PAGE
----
Her heart will fill with a need

to birth this new life,

to nurture it and watch it grow.

She will proudly watch Spring take those first steps

and her heart will warm once again.

~~

Written for the Speakeasy at Yeah Write.  I was more inspired by this prompt this morning after waking up to 8 cm of fresh snow!!  We were SO close to it all being gone.

speakeasy-logo2

hang on — there’s rules:

  • Your post must be dated April 13, 2013, or later.
  • Submissions must be 750 words or fewer.
  • Submissions must be fiction or poetry.
  • You must include the following sentence as the FIRST line in your submission: “Winter seemed reluctant to release its hold.”
  • You must also include a reference to the media prompt.
  • The speakeasy is for submissions written specifically for the grid. Please don’t submit an entry if you intend to showcase it to another blog link-up. Such posts are deleted without notice.
  • Please don’t post long explanations before your post. We want your writing to be the star of the show. If you need to clarify anything, feel free to do so at the end.
  • The badge for your speakeasy #157 post is found in the sidebar. Add the code to the html/text view of your post before publishing.

And don’t forget to come back on Tuesday and add your link to the Inlinkz grid!

The Time Had Come – 100 Word Challenge

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As the sun sparkled on the water her paddle dipped purposefully into the lake.   With the skill of an avid enthusiast, her J-stroke carried her closer to her destination.

She could see smoke billowing from the chimney atop his cottage as she pictured his frame curled up in his chair, book in one hand and glass of wine in the other.  The sun continued its descent into the horizon and the hues speckling the water deepened in their intensity.

She could no longer pretend that her feelings hadn’t changed and he needed to know she was in love with him.

~~

(image credit: cottagelife.com)

Written for the 100 Word Challenge at Julia’s Place.

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I’ve been to the seaside for the week-end. Divine! So, your prompt this week is:

… as the sun sparkled on the water…

Please make sure you only use 100 words and put a link back to this post so that others can find us! If you are not sure what all this nonsense is about, do read ‘What is 100WCGU?’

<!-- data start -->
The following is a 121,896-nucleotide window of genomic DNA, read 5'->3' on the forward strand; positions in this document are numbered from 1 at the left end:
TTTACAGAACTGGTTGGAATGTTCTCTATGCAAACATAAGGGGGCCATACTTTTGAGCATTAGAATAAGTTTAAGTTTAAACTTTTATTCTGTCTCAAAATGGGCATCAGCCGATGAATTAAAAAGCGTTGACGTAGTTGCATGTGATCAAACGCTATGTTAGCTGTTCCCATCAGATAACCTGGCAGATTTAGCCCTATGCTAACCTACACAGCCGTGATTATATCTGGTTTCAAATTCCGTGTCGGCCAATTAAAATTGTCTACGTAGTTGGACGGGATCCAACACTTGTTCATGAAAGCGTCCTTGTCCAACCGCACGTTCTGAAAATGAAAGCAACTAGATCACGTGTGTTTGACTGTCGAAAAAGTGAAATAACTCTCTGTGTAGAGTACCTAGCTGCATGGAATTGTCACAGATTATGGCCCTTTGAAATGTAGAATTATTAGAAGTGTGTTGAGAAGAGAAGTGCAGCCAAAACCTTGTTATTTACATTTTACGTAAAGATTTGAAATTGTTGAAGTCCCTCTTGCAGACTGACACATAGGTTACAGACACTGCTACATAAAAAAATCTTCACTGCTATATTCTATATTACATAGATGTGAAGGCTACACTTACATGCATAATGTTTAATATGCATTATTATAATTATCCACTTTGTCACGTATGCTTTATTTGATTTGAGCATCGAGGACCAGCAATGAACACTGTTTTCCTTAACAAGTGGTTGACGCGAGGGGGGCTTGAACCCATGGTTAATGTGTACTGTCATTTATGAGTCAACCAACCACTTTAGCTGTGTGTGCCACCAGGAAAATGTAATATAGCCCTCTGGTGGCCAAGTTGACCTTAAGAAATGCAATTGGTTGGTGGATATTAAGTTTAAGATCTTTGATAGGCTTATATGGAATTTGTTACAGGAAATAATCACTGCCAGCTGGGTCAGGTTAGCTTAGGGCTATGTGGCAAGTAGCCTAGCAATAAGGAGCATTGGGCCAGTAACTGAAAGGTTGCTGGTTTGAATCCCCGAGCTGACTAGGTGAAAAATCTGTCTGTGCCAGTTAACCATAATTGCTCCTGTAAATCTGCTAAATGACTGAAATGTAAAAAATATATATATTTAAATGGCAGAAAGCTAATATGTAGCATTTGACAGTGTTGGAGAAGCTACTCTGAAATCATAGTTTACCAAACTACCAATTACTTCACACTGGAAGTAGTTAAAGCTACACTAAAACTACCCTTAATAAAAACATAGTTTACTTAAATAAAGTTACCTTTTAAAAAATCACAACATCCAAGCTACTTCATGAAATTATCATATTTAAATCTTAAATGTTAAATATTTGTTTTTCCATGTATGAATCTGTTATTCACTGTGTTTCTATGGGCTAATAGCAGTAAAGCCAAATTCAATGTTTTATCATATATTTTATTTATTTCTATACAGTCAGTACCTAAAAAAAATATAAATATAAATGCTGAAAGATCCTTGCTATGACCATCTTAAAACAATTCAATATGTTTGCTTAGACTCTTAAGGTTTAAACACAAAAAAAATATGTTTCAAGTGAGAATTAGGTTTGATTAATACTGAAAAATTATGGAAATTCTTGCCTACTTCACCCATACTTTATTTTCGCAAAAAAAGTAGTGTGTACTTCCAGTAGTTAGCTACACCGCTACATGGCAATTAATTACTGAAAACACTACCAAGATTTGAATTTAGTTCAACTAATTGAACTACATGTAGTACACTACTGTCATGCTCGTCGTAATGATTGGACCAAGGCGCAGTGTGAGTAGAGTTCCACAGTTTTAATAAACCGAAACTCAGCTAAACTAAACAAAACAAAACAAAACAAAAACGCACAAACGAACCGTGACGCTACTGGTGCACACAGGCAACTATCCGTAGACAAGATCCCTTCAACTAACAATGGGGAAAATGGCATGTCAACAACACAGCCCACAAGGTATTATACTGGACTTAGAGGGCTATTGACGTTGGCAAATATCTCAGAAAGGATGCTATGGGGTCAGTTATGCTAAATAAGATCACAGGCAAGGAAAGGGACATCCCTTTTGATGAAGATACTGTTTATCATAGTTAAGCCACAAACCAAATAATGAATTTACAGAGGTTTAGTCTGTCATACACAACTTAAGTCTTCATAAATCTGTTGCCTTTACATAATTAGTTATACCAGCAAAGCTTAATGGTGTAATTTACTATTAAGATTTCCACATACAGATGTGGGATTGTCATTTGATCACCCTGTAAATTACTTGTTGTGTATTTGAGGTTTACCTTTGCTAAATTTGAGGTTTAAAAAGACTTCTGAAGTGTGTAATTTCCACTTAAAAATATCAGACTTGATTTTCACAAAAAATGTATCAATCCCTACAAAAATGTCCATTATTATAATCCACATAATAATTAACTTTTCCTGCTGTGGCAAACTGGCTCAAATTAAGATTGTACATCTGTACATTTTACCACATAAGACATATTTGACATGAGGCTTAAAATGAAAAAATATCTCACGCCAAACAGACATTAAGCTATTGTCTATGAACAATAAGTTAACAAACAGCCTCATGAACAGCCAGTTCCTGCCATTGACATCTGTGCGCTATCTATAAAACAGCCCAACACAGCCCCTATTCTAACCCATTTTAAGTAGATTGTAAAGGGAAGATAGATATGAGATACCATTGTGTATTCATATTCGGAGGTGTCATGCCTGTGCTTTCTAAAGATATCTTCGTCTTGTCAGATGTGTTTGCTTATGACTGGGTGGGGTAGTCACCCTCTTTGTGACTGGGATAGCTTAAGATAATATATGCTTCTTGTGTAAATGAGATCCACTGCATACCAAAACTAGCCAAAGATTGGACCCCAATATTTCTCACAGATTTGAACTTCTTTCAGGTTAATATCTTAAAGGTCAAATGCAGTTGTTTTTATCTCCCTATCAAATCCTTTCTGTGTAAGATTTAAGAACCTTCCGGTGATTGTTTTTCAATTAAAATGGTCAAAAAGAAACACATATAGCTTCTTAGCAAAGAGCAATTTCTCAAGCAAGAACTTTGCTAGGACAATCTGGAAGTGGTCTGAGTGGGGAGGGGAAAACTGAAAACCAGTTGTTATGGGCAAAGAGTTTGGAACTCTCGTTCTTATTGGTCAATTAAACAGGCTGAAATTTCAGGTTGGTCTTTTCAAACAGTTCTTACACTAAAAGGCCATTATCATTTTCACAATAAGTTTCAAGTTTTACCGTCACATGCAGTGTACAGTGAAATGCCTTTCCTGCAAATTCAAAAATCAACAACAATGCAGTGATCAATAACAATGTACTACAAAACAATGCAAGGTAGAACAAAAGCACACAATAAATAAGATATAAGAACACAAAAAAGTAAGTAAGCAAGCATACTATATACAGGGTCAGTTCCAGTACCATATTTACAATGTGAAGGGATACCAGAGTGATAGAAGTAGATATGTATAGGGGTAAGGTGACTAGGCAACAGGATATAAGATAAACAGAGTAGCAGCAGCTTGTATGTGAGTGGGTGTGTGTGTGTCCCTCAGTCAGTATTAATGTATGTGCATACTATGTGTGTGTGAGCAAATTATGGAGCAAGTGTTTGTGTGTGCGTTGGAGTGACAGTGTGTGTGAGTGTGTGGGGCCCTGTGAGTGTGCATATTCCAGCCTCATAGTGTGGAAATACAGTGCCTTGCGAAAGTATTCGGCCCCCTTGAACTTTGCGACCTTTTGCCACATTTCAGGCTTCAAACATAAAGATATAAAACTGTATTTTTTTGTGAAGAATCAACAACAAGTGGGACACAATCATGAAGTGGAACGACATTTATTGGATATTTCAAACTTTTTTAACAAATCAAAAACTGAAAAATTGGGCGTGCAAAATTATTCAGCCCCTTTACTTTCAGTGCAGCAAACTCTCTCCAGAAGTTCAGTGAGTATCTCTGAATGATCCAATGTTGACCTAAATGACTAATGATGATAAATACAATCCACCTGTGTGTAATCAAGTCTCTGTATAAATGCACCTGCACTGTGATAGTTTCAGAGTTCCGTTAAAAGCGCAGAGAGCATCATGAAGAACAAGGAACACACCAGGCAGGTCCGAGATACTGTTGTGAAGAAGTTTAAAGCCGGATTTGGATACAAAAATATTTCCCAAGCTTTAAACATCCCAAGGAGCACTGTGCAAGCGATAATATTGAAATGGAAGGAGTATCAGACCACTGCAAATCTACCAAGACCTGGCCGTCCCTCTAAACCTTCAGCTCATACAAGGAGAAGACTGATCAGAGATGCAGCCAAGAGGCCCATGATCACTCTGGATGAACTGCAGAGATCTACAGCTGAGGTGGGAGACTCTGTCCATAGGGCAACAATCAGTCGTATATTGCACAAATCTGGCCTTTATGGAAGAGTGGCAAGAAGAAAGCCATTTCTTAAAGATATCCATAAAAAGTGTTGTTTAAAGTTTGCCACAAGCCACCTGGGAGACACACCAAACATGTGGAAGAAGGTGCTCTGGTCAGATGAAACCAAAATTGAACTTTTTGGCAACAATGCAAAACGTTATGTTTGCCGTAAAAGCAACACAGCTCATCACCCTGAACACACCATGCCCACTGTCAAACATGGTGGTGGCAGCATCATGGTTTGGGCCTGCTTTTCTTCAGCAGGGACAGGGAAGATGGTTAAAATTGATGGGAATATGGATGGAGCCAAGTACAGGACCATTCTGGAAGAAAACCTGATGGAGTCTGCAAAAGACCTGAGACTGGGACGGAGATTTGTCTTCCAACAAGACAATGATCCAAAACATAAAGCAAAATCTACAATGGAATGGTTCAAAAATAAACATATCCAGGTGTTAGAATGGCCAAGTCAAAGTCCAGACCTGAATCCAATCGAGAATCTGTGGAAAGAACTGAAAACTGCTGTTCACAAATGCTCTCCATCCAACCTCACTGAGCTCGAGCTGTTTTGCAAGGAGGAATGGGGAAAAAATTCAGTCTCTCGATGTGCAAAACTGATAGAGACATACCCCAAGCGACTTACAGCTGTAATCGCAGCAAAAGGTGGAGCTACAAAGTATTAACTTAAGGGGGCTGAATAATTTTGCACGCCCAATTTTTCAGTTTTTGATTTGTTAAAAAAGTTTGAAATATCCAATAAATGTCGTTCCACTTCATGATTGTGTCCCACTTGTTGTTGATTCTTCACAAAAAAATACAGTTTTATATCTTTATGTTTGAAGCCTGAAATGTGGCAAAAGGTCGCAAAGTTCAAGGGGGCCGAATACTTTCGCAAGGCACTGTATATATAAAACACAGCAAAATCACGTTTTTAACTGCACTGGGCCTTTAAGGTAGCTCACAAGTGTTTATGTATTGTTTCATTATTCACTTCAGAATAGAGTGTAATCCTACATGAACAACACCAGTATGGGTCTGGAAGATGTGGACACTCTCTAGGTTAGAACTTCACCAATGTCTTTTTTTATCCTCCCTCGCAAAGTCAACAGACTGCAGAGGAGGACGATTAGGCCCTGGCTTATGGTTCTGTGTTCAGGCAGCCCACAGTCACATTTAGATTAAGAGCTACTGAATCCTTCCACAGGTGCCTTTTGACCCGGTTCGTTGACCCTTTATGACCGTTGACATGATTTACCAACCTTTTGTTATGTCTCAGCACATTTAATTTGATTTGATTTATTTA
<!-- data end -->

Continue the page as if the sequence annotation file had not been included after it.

The link will close on Sunday 20th April.

 

 

 

 

 

A few drops in the bucket

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Even if you don’t have one of your own, you’ve undoubtedly heard of “The Bucket List” concept.  It’s a list of things you want to accomplish before you leave this world.

Some people, like myself, err on the side of caution and have seemingly mundane ideas like writing a novel or meeting The Tenors (which I was able to cross off my list in December of 2013).  A friend of mine has a few crazier ideas and one of them is to get shot.  She is not seeking a fatal death-blow but she wants to be grazed by a bullet to understand the sensation.  Crazy?  Perhaps.  But regardless of the lunacy of its contents, a Bucket List is a worthwhile thing to have.

Life is short and thinking of the things you want to accomplish or participate in is a very grounding way of keeping motivated.  And it doesn’t have to be something you come up with when faced with the possibility of the end drawing near.  A Bucket List can be created to keep you stimulated to just live your life to the fullest.

Pure-Bliss-Yoga-bucket_list

(image credit: pureblissyoga.com)

That bucket can be a driving force in helping you succeed in the areas that you would never have previously challenged yourself.  You could decide to learn yoga, take a new course to expand your education, sleep under the stars or jump out of a perfectly good airplane. Your Bucket List is your own.  Nobody can tell you what to wish for and they certainly have no authority to coach you on how to achieve those goals.  Some may want to change the world and others just want to alter their own world.  There is no right or wrong.  You make the list, you create the rules, and it is entirely up to you to follow through and slowly cross the items off your list and fulfill the journey you created for yourself.

Whether that list is designed because the end of your life is looming closely or because you simply want to set some goals in your life…..see it through.  That list was created from a desire deep within yourself to see an idea to its conclusion. Just remember to keep filling that bucket and don’t ever let the passion that fueled the driving engine behind those bucket contents ever run out.

What’s in your bucket?

Gone but not forgotten – Gargleblaster

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I don’t see her the way I used to,

but every so often she is a shape in the clouds,

she is two leaves forming a pattern

or she is the warm air that lulls me into sleep.

Gone, but not forgotten.

~~

gargle157

This is my first submission for the Gargleblaster challenge.

Gargleblaster: this week’s ultimate question

Is everyone recovered from last week’s gargleblaster binge? Fabulous! Take a deep breath and get ready for the next round. This week’s ultimate question was provided by yeah write editor Michelle, who found it on page 42 of Broken Magic by author and yeah write alum Eric Sipple:

Do you see her much?

Let’s see how you answer this question in 42 words. Be creative!

Two Ships

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two-ships

His touch,

timid at first, playful.

His eyes held a merriment,

his laughter concealed a deeper emotion.

Fleeting moments of stolen glances,

subtle traces of a finger on bare skin.

His touch,

evolved from an innocent beginning,

holding an unspoken desire.

His eyes burned into hers.

Currents of electricity,

hearts beating,